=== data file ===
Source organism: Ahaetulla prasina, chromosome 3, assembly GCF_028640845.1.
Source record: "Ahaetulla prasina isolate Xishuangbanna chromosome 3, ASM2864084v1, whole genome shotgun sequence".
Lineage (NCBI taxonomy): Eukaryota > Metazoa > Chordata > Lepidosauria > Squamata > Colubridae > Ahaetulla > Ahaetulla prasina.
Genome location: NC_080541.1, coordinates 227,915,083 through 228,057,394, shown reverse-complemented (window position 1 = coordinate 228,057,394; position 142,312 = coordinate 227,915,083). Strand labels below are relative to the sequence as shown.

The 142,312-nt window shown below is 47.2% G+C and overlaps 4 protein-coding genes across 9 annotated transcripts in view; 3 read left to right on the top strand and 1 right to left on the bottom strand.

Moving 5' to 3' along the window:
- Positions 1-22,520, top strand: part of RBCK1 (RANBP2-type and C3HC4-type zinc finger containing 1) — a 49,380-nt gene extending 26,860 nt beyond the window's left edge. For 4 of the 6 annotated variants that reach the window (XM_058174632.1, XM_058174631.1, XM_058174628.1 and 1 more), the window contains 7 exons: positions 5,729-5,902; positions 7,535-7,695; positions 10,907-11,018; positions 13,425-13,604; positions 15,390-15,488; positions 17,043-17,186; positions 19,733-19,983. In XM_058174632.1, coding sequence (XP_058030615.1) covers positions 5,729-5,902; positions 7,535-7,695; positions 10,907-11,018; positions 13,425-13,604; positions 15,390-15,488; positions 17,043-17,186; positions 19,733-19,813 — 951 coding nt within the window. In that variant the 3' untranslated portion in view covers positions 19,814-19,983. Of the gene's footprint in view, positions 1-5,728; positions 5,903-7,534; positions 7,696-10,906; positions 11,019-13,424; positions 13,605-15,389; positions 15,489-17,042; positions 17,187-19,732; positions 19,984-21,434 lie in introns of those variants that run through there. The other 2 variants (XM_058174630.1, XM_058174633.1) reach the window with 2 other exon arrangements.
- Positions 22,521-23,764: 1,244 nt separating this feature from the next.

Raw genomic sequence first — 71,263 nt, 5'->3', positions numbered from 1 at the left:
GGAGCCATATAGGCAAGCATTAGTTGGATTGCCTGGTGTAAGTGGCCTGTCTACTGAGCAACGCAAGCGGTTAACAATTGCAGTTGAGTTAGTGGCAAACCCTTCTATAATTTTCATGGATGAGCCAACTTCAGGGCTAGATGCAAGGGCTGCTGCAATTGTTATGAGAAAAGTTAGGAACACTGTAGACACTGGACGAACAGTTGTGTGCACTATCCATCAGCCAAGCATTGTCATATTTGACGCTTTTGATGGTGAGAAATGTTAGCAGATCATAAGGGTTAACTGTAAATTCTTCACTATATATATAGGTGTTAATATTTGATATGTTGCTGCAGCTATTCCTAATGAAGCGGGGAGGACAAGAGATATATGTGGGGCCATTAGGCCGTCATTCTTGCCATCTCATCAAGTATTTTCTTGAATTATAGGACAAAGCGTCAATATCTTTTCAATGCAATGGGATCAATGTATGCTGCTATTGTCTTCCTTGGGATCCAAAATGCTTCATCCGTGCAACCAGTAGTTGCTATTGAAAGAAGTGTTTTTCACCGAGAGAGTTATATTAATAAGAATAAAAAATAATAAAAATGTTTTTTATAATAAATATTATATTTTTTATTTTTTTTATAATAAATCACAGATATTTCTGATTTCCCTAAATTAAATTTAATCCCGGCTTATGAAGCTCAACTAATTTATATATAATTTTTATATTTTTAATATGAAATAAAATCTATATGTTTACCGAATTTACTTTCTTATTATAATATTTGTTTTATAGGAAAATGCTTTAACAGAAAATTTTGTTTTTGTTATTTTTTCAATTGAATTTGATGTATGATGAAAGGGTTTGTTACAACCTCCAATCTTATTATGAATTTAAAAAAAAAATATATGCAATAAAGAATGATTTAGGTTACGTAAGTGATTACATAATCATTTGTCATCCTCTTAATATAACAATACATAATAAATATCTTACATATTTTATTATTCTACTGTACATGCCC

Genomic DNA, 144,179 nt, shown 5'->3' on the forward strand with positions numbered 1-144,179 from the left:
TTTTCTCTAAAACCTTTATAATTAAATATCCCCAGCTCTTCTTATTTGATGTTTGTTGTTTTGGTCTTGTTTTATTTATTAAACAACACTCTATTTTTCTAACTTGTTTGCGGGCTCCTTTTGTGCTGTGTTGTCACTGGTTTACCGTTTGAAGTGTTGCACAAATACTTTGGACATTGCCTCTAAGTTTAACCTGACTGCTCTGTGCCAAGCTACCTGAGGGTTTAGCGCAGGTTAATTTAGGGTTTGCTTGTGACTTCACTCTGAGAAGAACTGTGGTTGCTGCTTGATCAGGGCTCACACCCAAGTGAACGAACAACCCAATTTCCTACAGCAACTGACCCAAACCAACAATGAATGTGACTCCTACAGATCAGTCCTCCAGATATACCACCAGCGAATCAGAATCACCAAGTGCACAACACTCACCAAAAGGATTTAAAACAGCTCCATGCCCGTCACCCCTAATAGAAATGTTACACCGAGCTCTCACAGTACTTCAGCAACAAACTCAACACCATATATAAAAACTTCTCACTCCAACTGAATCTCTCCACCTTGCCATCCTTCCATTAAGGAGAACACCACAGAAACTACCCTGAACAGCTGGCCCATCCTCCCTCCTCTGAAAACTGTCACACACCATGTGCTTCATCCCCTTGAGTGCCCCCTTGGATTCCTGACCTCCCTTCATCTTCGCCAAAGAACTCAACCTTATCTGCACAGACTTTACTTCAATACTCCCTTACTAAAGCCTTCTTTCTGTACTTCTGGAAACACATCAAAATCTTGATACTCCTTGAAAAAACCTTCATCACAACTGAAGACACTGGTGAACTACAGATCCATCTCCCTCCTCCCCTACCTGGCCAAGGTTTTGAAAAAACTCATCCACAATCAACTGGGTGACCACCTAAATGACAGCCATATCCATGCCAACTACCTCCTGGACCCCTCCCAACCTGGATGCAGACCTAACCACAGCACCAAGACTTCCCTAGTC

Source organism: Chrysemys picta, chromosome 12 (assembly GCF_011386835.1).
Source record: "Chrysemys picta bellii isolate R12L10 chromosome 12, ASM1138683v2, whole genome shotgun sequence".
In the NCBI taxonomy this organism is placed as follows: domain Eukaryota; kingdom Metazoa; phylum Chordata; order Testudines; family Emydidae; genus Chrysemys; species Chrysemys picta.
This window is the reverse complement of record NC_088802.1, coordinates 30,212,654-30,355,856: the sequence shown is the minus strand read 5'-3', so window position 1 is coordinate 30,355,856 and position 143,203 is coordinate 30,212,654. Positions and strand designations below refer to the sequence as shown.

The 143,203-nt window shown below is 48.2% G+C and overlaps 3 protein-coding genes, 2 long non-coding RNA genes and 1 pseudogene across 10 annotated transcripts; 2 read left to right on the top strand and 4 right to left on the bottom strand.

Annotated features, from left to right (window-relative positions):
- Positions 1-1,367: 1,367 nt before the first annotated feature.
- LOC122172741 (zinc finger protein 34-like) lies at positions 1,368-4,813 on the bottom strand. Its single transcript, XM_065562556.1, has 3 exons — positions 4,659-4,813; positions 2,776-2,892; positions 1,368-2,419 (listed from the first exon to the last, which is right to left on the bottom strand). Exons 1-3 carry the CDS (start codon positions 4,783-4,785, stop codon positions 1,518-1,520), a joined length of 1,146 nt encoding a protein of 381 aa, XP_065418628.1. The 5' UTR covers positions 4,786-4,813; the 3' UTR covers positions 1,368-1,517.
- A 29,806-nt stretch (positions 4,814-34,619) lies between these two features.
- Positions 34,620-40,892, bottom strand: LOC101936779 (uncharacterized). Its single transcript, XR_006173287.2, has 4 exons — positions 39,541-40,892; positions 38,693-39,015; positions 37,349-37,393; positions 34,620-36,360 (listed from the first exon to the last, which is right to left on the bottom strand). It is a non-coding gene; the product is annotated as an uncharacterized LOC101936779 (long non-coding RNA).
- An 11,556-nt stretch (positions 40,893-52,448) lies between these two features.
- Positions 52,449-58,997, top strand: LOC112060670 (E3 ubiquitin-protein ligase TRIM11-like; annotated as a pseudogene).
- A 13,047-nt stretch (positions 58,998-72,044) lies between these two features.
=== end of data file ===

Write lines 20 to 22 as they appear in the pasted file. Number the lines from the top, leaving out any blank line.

- LOC122172741 (zinc finger protein 34-like) lies at positions 1,368-4,813 on the bottom strand. Its single transcript, XM_065562556.1, has 3 exons — positions 4,659-4,813; positions 2,776-2,892; positions 1,368-2,419 (listed from the first exon to the last, which is right to left on the bottom strand). Exons 1-3 carry the CDS (start codon positions 4,783-4,785, stop codon positions 1,518-1,520), a joined length of 1,146 nt encoding a protein of 381 aa, XP_065418628.1. The 5' UTR covers positions 4,786-4,813; the 3' UTR covers positions 1,368-1,517.
- A 29,806-nt stretch (positions 4,814-34,619) lies between these two features.
- Positions 34,620-40,892, bottom strand: LOC101936779 (uncharacterized). Its single transcript, XR_006173287.2, has 4 exons — positions 39,541-40,892; positions 38,693-39,015; positions 37,349-37,393; positions 34,620-36,360 (listed from the first exon to the last, which is right to left on the bottom strand). It is a non-coding gene; the product is annotated as an uncharacterized LOC101936779 (long non-coding RNA).